Former British Deputy Prime Minister John Prescott has revealed that the 2003 Iraq War was “illegal,” days after an inquiry into the war savaged Tony Blair, who was prime minister at the time.

Former British Deputy Prime Minister John Prescott has revealed his believe that the 2003 Iraq War was “illegal,” days after an inquiry into the war savaged Tony Blair, who was prime minister at the time.

Prescott, now a member of the House of Lords, said he would live with the "catastrophic decision" of Britain going to war, alongside the United States, for the rest of his life.

"A day doesn't go by when I don't think of the decision we made to go to war. Of the British troops who gave their lives or suffered injuries for their country. Of the 175,000 civilians who died from the Pandora's Box we opened by removing Saddam Hussein," he wrote in the Sunday Mirror.

On Wednesday, the Chilcot report returned a damning verdict on Britain's role in the US-led war, finding it joined the conflict before all peaceful options had been exhausted and that judgements about Iraq's capacities were "presented with a certainty that was not justified".

It also said the invasion was not the "last resort" action presented to parliament and the public, and there was no "imminent threat" from Iraqi dictator Saddam Hussein.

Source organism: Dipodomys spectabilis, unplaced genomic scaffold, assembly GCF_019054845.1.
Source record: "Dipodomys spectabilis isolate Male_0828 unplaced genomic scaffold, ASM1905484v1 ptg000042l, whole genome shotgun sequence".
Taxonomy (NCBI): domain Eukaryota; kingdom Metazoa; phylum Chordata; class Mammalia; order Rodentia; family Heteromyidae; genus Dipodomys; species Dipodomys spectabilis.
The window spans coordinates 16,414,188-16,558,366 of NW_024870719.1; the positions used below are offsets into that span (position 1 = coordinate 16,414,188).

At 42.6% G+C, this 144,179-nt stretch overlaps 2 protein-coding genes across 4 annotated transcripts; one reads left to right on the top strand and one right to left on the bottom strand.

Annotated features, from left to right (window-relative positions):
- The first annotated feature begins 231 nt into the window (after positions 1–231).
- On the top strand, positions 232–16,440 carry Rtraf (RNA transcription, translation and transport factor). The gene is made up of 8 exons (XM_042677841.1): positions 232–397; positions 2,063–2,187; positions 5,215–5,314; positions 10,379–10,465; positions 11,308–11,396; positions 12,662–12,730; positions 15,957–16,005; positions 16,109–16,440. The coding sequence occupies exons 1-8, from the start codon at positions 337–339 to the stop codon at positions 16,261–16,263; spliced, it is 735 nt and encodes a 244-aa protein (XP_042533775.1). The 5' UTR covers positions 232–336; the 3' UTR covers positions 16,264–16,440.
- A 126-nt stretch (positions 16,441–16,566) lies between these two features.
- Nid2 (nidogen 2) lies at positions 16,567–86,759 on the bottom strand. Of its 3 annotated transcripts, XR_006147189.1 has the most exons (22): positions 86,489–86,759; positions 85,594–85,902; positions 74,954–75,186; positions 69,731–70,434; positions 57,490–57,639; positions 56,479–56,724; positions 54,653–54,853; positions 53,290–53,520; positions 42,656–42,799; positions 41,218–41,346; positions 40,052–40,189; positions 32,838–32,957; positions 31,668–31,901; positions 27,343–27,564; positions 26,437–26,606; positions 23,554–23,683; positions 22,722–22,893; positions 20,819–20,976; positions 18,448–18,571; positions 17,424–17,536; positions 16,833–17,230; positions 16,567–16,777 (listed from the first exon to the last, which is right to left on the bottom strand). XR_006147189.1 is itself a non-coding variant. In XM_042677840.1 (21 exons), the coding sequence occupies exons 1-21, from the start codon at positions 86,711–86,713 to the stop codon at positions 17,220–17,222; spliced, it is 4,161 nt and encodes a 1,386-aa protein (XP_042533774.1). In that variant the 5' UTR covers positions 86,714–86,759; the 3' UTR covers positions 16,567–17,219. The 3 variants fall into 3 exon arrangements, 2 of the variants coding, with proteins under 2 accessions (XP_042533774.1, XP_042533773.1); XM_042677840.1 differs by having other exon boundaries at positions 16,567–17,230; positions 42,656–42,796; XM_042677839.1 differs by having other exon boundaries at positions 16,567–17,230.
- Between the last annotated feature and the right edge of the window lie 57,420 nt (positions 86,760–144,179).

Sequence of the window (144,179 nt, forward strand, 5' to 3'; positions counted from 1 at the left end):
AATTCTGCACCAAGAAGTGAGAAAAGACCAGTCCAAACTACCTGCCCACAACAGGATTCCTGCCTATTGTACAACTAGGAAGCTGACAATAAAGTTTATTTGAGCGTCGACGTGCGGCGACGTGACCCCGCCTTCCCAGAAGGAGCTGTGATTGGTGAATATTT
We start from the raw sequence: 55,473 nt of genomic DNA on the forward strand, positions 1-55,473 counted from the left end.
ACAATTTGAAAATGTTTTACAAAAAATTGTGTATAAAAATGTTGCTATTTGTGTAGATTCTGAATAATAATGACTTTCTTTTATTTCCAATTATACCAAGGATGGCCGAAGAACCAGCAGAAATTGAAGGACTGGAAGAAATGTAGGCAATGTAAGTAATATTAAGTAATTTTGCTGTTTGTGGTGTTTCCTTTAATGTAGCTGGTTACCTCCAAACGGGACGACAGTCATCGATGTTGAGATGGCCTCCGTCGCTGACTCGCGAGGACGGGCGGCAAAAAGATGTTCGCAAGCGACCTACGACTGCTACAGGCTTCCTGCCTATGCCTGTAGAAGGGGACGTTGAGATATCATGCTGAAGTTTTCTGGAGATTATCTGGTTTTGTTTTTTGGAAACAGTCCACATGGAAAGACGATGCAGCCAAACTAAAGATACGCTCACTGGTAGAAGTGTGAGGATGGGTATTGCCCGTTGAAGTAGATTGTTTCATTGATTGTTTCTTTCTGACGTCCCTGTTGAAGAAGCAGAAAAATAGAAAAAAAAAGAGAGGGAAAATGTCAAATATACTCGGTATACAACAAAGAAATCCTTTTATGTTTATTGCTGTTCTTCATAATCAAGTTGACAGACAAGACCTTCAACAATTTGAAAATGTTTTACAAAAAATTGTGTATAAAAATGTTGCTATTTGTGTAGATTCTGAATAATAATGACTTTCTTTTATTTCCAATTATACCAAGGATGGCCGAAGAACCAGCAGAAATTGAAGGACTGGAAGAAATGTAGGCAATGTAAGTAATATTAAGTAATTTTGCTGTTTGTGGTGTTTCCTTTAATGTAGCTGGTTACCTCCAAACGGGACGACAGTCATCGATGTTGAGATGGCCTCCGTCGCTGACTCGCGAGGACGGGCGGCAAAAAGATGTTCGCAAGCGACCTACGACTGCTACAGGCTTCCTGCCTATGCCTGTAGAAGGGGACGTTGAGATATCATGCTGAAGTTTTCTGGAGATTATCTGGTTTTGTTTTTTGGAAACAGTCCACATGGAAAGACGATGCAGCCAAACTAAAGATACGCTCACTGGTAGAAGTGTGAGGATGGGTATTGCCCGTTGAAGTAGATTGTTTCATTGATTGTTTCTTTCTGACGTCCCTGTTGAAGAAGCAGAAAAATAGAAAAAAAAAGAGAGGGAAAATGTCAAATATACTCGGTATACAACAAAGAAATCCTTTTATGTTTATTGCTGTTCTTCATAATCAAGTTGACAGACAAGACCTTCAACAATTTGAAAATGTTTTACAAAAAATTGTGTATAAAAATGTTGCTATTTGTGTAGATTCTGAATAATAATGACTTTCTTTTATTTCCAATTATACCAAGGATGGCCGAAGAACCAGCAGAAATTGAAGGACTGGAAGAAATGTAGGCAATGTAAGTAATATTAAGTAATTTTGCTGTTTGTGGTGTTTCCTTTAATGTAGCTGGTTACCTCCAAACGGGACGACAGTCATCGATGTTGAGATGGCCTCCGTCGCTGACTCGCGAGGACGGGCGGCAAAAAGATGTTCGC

Prescott said Blair's statement that "I am with you, whatever" in a message to then US President George W. Bush before the invasion in March 2003, as revealed in the Chilcot report, was "devastating".

Prescott said he now agreed "with great sadness and anger" with former UN secretary general Kofi Annan that the war was illegal.

He also praised Labour part leader Jeremy Corbyn for apologizing on the party's behalf.

Prescott expressed his own "fullest apology," particularly to the families of British forces who died.

Blair has previously apologized for any mistakes made but not the decision to go to war. He insisted the war was right and the world was safer without toppled Saddam.

Some 150,000 Iraqi people were killed in the six years after British and American troops invaded, plunging the country into chaos and creating fertile ground for militant groups like ISIS.

A total of 179 British troops also died.